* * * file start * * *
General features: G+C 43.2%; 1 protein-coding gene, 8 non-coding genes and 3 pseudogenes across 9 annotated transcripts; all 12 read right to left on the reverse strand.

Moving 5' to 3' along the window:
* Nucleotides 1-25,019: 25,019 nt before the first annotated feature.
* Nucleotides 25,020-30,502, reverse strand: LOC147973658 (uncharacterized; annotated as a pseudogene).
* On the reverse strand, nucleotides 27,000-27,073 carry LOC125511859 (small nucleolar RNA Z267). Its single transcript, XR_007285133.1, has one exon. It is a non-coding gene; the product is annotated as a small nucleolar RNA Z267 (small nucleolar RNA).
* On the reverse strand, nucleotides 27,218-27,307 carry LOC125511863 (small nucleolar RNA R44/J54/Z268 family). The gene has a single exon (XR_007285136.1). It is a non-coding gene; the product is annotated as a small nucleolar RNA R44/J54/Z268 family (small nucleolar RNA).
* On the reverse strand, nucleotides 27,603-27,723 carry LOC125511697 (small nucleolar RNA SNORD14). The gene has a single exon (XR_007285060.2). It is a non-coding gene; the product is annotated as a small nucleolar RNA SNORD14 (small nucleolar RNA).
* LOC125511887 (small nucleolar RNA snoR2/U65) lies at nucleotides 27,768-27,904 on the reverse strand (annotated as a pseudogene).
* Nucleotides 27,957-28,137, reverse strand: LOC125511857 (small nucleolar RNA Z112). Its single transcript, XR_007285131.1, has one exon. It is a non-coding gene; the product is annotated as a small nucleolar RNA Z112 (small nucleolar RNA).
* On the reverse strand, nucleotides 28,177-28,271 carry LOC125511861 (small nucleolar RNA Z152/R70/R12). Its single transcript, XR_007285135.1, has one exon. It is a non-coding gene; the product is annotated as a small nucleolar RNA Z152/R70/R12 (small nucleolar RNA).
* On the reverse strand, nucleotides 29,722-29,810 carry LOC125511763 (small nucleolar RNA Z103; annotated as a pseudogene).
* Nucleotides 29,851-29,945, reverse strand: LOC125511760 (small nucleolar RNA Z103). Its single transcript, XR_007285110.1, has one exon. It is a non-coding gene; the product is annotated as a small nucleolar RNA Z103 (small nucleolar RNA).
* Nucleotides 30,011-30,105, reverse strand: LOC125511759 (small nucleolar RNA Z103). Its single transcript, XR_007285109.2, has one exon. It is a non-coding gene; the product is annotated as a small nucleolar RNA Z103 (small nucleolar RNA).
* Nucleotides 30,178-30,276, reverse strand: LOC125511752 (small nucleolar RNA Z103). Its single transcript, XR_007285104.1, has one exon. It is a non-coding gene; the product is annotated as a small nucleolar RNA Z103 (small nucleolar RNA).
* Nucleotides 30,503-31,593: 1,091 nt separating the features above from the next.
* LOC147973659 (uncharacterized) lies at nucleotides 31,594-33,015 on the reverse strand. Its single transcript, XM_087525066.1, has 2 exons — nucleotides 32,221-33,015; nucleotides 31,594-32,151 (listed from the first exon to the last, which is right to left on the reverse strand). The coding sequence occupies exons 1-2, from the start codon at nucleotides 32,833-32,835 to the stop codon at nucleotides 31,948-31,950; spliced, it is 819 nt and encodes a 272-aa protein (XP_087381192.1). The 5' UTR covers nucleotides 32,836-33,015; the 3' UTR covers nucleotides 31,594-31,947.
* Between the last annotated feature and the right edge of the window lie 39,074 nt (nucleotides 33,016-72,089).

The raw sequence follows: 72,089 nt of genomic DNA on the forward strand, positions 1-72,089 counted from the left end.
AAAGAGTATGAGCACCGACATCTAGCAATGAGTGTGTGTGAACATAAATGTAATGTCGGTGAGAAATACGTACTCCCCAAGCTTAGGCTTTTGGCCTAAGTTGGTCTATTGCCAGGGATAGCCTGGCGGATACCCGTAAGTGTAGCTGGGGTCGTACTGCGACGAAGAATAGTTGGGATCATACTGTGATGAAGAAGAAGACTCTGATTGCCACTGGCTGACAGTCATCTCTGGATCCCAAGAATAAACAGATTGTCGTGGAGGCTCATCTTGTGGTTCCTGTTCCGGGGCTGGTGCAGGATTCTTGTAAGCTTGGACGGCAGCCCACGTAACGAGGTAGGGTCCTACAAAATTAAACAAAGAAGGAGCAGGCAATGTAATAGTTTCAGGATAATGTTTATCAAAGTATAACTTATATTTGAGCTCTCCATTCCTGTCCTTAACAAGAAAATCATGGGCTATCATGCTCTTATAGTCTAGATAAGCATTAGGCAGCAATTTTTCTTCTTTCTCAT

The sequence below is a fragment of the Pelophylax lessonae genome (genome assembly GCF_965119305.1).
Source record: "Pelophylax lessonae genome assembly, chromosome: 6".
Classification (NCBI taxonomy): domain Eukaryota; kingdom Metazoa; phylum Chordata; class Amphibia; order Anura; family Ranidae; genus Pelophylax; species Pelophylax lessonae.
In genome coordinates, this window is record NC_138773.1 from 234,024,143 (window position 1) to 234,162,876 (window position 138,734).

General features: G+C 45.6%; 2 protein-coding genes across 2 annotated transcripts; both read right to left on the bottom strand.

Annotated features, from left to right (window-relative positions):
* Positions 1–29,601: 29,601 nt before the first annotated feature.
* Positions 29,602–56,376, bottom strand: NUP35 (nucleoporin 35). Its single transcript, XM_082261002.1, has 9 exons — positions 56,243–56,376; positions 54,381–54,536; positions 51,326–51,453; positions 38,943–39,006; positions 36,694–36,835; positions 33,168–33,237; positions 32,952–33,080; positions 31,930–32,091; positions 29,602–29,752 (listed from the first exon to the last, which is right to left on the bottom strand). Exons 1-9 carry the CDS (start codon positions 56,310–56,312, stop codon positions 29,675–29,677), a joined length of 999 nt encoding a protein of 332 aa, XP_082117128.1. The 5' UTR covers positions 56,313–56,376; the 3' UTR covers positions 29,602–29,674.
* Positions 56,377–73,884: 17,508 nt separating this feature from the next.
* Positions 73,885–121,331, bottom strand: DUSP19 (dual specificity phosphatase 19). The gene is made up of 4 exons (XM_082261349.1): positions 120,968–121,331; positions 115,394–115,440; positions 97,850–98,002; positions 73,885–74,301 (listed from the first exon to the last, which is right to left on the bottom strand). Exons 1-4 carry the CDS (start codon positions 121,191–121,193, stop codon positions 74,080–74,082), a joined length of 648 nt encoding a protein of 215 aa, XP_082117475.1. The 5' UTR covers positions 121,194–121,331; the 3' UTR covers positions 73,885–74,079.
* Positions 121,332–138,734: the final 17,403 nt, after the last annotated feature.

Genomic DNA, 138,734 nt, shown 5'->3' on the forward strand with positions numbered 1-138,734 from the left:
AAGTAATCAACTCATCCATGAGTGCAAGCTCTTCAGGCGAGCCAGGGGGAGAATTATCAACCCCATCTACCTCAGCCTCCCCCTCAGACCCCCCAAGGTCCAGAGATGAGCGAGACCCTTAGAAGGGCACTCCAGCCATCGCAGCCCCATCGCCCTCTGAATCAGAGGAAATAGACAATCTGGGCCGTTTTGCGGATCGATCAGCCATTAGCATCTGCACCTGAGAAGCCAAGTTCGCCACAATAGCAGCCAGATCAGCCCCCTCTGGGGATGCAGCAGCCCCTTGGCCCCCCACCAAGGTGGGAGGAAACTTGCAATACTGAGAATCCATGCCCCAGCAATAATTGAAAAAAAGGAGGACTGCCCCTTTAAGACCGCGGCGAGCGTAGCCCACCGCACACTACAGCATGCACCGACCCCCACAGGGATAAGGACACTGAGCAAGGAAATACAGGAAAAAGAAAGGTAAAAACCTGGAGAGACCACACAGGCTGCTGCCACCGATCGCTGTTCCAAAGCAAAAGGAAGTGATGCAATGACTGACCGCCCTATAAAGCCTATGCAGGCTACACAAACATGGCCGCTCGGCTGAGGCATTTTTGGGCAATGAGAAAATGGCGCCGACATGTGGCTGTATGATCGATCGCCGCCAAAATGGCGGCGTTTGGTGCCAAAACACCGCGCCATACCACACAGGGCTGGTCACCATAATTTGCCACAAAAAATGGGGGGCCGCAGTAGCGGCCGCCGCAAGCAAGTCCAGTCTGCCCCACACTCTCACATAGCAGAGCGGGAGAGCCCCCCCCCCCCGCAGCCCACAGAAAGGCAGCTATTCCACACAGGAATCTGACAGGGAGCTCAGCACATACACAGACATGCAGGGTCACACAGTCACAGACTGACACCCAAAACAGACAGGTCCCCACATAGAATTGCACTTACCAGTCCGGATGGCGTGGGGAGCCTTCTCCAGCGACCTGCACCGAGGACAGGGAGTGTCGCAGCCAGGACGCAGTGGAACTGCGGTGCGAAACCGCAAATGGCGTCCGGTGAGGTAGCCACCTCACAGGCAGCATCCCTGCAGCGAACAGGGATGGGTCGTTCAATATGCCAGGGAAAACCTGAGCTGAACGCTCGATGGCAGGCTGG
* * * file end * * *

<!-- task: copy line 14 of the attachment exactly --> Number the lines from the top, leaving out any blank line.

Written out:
* Nucleotides 30,178-30,276, reverse strand: LOC125511752 (small nucleolar RNA Z103). Its single transcript, XR_007285104.1, has one exon. It is a non-coding gene; the product is annotated as a small nucleolar RNA Z103 (small nucleolar RNA).